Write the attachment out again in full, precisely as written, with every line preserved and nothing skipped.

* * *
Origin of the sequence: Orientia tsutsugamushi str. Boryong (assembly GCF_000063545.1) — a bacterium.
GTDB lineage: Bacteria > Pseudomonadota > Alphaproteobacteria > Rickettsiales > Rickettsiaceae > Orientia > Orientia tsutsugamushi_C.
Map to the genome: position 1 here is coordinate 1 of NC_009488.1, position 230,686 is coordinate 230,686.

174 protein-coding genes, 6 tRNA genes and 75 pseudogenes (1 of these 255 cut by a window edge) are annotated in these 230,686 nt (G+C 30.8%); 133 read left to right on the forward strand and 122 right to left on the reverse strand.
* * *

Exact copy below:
Origin of the sequence: Orientia tsutsugamushi str. Boryong (assembly GCF_000063545.1) — a bacterium.
GTDB lineage: Bacteria > Pseudomonadota > Alphaproteobacteria > Rickettsiales > Rickettsiaceae > Orientia > Orientia tsutsugamushi_C.
Map to the genome: position 1 here is coordinate 1 of NC_009488.1, position 230,686 is coordinate 230,686.

174 protein-coding genes, 6 tRNA genes and 75 pseudogenes (1 of these 255 cut by a window edge) are annotated in these 230,686 nt (G+C 30.8%); 133 read left to right on the forward strand and 122 right to left on the reverse strand.